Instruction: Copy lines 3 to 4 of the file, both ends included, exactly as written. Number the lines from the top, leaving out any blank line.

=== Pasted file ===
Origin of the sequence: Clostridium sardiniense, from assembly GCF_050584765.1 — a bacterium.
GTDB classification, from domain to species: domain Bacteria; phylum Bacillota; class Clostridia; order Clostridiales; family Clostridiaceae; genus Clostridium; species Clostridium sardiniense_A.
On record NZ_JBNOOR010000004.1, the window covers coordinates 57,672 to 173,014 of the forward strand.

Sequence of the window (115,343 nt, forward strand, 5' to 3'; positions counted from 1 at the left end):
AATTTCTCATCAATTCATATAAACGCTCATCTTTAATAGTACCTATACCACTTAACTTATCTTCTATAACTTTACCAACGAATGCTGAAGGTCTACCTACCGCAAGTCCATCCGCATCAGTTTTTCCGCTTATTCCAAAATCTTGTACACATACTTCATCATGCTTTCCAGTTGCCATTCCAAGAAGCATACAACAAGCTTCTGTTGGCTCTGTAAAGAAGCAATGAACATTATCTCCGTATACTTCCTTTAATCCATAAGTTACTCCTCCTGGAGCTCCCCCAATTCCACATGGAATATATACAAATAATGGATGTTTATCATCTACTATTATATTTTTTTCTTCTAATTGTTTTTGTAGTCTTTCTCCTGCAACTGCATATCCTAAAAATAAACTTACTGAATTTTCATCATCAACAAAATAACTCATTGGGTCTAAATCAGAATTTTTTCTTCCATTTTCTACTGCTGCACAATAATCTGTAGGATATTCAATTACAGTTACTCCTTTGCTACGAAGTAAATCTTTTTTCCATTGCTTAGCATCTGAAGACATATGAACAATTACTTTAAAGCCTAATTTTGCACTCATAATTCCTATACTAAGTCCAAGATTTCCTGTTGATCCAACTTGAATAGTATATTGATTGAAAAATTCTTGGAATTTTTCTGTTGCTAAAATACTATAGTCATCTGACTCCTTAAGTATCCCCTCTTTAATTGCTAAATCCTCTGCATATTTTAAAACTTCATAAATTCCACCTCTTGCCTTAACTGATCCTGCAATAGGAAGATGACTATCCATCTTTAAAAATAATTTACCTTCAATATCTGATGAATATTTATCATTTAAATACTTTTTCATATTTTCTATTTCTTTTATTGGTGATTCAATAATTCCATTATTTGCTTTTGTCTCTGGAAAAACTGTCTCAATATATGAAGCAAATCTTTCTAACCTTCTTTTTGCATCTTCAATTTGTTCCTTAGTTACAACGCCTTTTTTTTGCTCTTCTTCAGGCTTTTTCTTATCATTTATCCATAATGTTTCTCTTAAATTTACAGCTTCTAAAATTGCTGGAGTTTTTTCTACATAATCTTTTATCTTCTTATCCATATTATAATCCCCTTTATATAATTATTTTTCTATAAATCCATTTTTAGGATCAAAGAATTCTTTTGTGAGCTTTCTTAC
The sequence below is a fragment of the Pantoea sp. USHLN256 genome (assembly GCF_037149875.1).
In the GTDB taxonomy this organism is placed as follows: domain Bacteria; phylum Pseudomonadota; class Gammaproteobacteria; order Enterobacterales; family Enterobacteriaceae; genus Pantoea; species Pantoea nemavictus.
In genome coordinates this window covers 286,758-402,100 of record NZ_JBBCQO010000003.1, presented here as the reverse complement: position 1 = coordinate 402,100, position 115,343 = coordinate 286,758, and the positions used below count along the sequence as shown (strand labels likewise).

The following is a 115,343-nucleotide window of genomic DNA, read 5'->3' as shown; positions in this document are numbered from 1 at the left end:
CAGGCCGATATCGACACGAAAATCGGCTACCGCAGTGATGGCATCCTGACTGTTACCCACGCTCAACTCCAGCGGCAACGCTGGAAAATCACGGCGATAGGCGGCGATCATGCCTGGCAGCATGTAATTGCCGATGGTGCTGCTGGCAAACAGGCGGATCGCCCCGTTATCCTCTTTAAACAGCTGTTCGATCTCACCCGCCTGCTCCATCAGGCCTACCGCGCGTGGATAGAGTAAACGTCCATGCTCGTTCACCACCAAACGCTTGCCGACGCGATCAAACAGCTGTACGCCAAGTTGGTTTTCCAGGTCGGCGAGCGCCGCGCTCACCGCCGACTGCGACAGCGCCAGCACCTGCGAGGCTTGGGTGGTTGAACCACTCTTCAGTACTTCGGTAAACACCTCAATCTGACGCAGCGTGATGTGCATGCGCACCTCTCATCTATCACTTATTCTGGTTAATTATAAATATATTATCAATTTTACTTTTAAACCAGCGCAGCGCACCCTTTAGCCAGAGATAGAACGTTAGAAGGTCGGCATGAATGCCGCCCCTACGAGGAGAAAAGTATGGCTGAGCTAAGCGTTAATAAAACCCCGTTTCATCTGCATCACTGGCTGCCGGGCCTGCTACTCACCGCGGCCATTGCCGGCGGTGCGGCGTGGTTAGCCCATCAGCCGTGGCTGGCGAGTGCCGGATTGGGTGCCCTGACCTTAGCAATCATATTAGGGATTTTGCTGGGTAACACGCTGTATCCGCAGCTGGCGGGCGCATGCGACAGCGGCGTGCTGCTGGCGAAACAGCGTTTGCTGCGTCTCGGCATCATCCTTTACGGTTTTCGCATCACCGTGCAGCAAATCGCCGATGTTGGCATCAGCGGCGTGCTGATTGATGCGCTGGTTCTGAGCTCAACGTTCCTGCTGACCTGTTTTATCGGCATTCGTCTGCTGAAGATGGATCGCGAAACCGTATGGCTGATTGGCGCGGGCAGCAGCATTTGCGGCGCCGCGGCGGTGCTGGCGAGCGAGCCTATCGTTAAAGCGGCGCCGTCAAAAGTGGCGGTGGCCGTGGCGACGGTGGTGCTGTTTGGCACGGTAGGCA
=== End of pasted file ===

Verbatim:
On record NZ_JBNOOR010000004.1, the window covers coordinates 57,672 to 173,014 of the forward strand.

Sequence of the window (115,343 nt, forward strand, 5' to 3'; positions counted from 1 at the left end):